The Monty Hall Problem: You Really Need to Switch

“Marbles….” by kevinjay. is licensed under CC BY-NC-SA 2.0

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Feel free to skip next five paragraphs.

Description of the problem (straight out of Wikipedia)

Let’s reason with 100 marbles (no math!)

A lot of people that come across the Monty Hall problem have a hard time understanding why the chance of winning is not 50%. That’s the first thing they think of. I know I did. To see why it’s not, let’s not think about 3 doors. Let’s do 100 doors. Or actually, let’s think in terms of marbles.

Continuing with 100 marbles (with some math thrown in)

In the larger bag of marbles, any of the 99 remaining marbles could be the red marble. It’s a 99% chance that any of the marbles in the larger bag is red. That’s huuuge! On the other hand, there is only a 1% chance it’s in the smaller bag. If I, the host, take the larger bag and remove 98 marbles that are not red, I am making it easier for you to pick a red marble by removing the 98 that aren’t red.

If this is not a 50–50 chance scenario, what is then?

I will leave this part to you, but I will ask a question to get you started. Consider a scenario where there is initially only two doors, one with a goat and one with a car. You pick your door. I then add a third door, open it, and reveal a goat. Should you switch to the second unopened door? Does it matter?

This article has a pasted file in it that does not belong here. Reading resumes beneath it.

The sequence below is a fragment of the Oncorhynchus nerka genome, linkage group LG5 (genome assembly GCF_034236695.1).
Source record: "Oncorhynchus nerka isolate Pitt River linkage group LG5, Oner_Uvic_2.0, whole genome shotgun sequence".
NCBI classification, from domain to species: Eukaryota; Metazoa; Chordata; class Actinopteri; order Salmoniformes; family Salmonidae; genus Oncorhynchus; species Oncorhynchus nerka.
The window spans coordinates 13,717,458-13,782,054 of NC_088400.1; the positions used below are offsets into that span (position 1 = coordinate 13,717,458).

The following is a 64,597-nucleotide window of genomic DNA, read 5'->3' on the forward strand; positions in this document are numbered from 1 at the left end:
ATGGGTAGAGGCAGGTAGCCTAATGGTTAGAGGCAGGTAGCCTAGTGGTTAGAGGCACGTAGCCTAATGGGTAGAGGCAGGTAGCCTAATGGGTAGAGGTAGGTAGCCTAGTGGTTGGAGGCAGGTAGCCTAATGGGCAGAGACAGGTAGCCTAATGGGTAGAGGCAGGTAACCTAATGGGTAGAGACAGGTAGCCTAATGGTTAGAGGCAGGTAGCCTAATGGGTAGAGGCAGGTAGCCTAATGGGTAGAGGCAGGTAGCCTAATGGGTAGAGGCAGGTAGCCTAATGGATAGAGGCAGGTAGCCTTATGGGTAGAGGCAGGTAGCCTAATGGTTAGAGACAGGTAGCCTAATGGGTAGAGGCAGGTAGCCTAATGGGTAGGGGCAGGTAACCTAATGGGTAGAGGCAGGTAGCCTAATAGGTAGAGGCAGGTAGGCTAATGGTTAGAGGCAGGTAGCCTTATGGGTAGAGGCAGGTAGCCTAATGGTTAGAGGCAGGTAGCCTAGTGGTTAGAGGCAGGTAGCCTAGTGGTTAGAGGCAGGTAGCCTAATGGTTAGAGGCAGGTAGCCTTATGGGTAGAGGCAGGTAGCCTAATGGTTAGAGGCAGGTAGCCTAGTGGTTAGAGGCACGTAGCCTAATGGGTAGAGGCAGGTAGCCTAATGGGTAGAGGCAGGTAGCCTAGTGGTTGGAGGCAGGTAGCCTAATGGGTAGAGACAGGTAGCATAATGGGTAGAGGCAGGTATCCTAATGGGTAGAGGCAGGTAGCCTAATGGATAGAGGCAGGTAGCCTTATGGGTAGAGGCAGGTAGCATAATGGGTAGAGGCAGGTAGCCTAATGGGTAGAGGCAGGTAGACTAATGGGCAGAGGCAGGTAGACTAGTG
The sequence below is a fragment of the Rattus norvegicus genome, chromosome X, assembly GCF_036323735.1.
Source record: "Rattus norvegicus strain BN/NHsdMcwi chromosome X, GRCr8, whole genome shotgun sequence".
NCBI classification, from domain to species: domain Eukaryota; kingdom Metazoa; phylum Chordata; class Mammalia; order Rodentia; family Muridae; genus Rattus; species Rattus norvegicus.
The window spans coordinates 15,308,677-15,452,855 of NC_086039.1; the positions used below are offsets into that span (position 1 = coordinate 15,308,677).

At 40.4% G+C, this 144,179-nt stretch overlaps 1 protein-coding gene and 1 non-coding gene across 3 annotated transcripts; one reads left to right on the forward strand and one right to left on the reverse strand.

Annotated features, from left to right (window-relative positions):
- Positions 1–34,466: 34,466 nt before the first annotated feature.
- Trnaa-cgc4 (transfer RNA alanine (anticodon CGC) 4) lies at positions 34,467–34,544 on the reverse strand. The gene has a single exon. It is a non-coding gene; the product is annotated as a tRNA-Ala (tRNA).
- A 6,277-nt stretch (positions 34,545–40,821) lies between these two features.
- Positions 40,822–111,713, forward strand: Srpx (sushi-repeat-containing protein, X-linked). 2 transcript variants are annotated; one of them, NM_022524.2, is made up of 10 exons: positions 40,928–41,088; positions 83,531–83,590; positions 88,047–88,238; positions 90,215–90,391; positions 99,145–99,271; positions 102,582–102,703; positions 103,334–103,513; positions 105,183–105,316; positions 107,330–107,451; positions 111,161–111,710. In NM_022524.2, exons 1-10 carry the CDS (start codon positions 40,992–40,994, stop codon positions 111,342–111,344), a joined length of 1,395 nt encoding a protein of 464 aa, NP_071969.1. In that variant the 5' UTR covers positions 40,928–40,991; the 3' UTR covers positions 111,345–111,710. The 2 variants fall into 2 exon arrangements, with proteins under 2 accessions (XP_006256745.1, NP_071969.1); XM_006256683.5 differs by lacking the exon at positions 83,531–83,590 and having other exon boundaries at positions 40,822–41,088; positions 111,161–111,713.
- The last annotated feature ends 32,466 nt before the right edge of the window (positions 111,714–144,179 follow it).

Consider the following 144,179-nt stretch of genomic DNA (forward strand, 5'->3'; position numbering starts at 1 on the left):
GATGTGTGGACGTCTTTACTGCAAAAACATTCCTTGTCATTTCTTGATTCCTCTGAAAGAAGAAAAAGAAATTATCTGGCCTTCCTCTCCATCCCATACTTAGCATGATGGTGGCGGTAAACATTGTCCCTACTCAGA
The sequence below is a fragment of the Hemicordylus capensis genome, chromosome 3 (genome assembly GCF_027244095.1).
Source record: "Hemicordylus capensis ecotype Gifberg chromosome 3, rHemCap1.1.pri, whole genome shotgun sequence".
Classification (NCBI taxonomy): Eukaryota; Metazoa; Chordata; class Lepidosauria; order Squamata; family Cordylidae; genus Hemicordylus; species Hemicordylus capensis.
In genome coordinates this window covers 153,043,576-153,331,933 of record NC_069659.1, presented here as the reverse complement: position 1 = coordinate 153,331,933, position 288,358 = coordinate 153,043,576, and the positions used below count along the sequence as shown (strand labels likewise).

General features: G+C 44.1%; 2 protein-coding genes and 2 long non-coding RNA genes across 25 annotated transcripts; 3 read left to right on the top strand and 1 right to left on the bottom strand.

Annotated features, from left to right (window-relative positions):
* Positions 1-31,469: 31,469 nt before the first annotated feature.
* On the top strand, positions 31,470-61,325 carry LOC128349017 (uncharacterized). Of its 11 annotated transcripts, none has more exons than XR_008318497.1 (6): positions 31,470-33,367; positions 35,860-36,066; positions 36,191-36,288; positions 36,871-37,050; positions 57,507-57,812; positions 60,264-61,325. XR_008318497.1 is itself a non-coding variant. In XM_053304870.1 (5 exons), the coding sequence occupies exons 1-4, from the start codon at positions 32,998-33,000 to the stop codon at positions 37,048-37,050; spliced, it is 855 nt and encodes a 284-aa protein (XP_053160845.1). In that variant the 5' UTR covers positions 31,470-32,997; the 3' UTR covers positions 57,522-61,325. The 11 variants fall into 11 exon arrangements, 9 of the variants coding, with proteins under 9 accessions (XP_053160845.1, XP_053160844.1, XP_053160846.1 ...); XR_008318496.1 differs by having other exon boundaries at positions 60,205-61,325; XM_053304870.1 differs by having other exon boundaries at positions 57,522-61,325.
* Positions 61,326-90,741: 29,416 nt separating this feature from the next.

If still not convinced:

  1. Simulate it yourself with code. Thinking through it with code might be the way you arrive at your own conclusion why the math makes sense.
  2. Play it with a friend! Take three index cards, each representing the three doors and what’s behind them (door number on one side and what is behind the door on the other side). Flip the cards to only show numbers and start playing. Play several times without switching and then several other times with switching. Compare probabilities of winning for the different cases. As you play, you will hopefully see why the math makes sense.

Statistician and data scientist based in Boston, MA

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